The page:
Farquharson/Tedesco on Business Development: 10 Lessons No Longer Taught
If you would consider yourself a veteran salesperson (see also, "Vintage," "Old-School" and "Geezer"), it is likely that you experienced some form of training early in your career that included lessons on Prospecting, Time Management, Beating Voicemail and Overcoming Objections. That is, someone taught you the basic blocking and tackling required to be a success; successful enough to make it as far as you did, you old coot.
From there, you went on to learn the more subtle and obscure do's and don'ts of the sales craft on your own, likely through trial and error.
Sadly, most companies have trimmed their training budgets and new hires are thrown into the deep end of the pool with only a stack of business cards and a cell phone. No wonder the odds are against them from still being on payroll in a year or two (it also explains how the cell phones keep getting wet).
No one teaches sales professionalism or how to act in certain circumstances. No one teaches the nuances. Nowhere is there a list of the more subtle lessons in sales. New reps must learn what the rest of us know on their own. If only someone would step up and help. If only a magazine dedicated to the printing industry had highly paid sales columnists who wrote about such things. For if there were such a thing, it'd look something like this:
1 Never leave an angry voice mail—Keep your frustration in check when on the phone. The rule is that you will not hear back from someone. The exception is when you do. Regardless of whether you are pursuing a client or a prospect, be prepared for the long haul and remember that you can always get angry later. For now, remain calm, citizens.
2 Never put anything in writing that you wouldn't want the client to see—This one is even more important that the first rule. Let's say you write "annoying customer" on a quote request with an outside vendor. What if that comment never got erased and made its way to the customer? Your client would be justifiably irate if he/she saw it. Even when you are adding comments to your CRM system, show some class. By the way, this is a true story. It really happened!!!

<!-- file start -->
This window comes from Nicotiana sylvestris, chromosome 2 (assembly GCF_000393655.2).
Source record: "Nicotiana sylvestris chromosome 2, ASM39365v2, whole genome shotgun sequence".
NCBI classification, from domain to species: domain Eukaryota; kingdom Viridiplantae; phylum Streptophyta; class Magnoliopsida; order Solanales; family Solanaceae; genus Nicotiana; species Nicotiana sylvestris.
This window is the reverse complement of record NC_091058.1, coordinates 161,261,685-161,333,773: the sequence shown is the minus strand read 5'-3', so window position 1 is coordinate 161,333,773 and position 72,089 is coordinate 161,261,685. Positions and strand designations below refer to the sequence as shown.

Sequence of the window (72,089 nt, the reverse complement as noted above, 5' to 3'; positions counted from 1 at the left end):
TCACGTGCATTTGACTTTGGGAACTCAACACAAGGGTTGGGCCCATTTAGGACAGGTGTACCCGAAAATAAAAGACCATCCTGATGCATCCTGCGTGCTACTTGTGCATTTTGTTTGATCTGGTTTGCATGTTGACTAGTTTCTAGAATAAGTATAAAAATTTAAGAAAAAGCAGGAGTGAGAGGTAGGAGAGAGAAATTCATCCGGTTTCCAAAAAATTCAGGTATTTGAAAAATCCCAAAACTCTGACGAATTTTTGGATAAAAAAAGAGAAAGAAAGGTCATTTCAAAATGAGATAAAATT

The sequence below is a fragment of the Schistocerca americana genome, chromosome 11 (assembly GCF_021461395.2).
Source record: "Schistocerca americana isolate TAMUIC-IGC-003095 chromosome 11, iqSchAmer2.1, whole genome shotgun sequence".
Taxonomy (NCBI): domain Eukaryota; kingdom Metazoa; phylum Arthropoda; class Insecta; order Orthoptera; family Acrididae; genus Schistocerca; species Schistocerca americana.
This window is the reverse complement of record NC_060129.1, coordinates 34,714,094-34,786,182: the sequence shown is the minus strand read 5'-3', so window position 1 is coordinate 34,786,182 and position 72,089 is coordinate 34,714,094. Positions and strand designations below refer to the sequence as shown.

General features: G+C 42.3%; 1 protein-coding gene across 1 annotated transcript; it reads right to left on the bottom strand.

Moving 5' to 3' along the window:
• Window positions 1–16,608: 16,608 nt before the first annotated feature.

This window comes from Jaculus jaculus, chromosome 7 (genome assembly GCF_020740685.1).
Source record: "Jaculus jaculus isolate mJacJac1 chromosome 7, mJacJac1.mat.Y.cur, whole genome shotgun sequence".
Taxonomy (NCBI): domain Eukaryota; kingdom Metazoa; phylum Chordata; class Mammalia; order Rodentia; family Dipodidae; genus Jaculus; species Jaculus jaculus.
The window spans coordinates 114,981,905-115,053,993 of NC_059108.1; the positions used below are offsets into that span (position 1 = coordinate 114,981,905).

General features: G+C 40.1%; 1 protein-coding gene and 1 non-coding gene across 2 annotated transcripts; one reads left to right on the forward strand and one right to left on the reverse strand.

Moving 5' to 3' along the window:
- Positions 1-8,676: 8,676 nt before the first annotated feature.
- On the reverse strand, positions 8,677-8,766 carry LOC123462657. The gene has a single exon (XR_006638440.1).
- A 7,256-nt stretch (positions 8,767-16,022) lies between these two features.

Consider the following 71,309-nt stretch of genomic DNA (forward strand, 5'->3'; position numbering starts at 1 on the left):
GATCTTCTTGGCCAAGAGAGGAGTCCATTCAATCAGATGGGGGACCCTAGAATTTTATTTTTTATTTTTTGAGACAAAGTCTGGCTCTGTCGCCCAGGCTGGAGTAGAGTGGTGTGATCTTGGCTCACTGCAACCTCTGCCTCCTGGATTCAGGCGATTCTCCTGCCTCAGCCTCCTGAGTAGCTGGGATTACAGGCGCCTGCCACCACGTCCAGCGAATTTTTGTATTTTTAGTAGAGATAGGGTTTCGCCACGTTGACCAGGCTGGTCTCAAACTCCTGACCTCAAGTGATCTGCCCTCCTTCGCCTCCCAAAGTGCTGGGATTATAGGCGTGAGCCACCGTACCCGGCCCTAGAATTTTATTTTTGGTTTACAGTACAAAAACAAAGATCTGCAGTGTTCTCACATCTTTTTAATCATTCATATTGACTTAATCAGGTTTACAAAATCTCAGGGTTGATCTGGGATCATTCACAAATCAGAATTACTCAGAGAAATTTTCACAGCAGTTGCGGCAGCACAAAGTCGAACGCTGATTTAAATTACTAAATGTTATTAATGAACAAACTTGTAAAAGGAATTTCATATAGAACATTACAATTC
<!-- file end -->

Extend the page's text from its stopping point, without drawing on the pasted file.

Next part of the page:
3 Be appreciative of in-house employees—Learn and remember names of everyone in the plant. When you're with a customer on a plant tour, introduce them to the client and ask that they summarize their role at the company. In addition, share positive feedback received from customers with everyone who touched the piece.
4 Respect the client's time—If your appointment is at 10 a.m., be on time. If you are going to be late, call. If the job is scheduled to ship on Wednesday, see that it does. If your appointment is more than a week away, call to confirm. On a first sales call, confirm the amount of time the client has to spend with you. In your followup, thank him/her for taking the time out of their busy day. Failure to follow this rule can (and quite frankly, does) tell the customer, "I don't care." Everything you do as a sales rep reflects upon your company. You can kill a relationship quickly simply by missing a deadline or waltzing in a few minutes late. Yeah, it's that important.
5 Communicate with your boss—You have another internal relationship to manage. If you are hitting your quota each month, go ahead and skip this rule. If not, you need to make certain that your boss knows everything you are doing. How many appointments do you have this week? How much business are you quoting? Any Big Fish on the hook? Assume that your boss is sitting at his/her desk right now asking one question about you: "Is my rep doing the job?" Answer that question. Weekly, at minimum. Daily, if you are on Double Secret Probation.